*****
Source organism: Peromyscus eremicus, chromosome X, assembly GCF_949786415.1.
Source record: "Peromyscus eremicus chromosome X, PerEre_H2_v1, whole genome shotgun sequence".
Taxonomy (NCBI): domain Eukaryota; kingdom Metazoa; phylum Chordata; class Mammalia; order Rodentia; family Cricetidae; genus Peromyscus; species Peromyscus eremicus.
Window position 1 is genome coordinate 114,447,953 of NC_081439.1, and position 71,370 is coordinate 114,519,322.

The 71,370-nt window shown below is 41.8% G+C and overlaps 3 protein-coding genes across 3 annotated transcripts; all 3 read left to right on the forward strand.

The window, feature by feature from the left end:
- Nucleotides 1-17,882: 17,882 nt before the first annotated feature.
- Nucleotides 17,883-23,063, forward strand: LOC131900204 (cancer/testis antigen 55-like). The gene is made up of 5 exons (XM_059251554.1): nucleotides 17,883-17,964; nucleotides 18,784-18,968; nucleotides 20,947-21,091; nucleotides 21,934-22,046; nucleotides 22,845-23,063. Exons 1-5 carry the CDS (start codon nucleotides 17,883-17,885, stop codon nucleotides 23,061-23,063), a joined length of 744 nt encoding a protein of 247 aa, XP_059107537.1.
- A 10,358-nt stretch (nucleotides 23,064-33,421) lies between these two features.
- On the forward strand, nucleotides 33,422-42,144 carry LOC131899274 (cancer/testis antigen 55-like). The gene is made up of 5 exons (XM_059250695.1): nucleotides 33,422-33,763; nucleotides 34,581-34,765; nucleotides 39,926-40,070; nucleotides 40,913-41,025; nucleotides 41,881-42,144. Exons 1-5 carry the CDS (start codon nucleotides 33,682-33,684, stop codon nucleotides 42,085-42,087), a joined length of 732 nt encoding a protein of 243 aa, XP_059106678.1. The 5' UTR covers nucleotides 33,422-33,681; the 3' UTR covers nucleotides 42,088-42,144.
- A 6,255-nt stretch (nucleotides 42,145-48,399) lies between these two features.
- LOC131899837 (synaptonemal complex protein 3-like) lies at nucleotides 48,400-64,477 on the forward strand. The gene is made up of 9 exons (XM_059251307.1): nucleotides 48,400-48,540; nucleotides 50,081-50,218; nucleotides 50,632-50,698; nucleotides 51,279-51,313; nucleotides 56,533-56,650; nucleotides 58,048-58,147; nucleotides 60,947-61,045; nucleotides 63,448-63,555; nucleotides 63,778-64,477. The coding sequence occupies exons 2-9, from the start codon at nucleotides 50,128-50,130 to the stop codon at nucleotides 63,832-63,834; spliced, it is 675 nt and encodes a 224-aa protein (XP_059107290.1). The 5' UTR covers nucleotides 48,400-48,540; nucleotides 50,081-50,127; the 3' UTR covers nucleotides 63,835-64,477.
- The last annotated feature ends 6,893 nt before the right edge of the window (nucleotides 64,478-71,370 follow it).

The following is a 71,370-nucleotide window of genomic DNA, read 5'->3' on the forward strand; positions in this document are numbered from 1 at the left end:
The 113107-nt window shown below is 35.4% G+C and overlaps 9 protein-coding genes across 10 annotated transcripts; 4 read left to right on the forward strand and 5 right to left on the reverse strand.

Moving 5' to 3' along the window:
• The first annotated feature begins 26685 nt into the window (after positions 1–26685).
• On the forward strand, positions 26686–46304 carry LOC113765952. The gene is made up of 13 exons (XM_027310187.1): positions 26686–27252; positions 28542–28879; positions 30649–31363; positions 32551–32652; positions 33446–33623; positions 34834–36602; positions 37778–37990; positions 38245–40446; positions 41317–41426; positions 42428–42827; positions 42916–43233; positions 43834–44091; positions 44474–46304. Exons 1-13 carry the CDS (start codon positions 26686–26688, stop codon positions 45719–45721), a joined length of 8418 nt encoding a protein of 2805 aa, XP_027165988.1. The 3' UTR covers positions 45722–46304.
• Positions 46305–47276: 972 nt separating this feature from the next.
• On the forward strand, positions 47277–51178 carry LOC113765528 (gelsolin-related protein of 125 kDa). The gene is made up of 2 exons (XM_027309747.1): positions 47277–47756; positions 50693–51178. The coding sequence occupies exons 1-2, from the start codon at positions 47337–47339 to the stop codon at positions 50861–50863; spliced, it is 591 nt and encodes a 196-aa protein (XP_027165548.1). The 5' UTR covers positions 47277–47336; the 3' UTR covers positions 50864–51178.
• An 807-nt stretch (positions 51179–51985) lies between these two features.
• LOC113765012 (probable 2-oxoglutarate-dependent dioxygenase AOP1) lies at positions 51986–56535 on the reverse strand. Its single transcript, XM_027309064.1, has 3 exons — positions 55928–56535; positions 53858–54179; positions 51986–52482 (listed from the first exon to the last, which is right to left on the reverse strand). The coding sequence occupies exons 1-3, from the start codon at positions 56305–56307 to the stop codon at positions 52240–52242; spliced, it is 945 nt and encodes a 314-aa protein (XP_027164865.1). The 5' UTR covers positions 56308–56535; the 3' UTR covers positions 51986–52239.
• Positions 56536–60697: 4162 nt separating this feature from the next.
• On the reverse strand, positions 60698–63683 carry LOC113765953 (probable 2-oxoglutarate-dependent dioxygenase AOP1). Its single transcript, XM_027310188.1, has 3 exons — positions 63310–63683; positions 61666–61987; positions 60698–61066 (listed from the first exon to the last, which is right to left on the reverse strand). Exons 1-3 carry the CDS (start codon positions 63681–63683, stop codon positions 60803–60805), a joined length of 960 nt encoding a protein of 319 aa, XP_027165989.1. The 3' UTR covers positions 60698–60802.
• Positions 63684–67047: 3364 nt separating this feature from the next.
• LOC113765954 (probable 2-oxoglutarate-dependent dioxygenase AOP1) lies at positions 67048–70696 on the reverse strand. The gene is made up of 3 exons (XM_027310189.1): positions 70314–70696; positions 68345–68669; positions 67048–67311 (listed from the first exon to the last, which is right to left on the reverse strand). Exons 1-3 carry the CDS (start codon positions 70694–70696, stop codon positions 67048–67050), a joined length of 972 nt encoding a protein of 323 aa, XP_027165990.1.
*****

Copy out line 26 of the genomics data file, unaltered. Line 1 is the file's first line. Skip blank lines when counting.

• LOC113765954 (probable 2-oxoglutarate-dependent dioxygenase AOP1) lies at positions 67048–70696 on the reverse strand. The gene is made up of 3 exons (XM_027310189.1): positions 70314–70696; positions 68345–68669; positions 67048–67311 (listed from the first exon to the last, which is right to left on the reverse strand). Exons 1-3 carry the CDS (start codon positions 70694–70696, stop codon positions 67048–67050), a joined length of 972 nt encoding a protein of 323 aa, XP_027165990.1.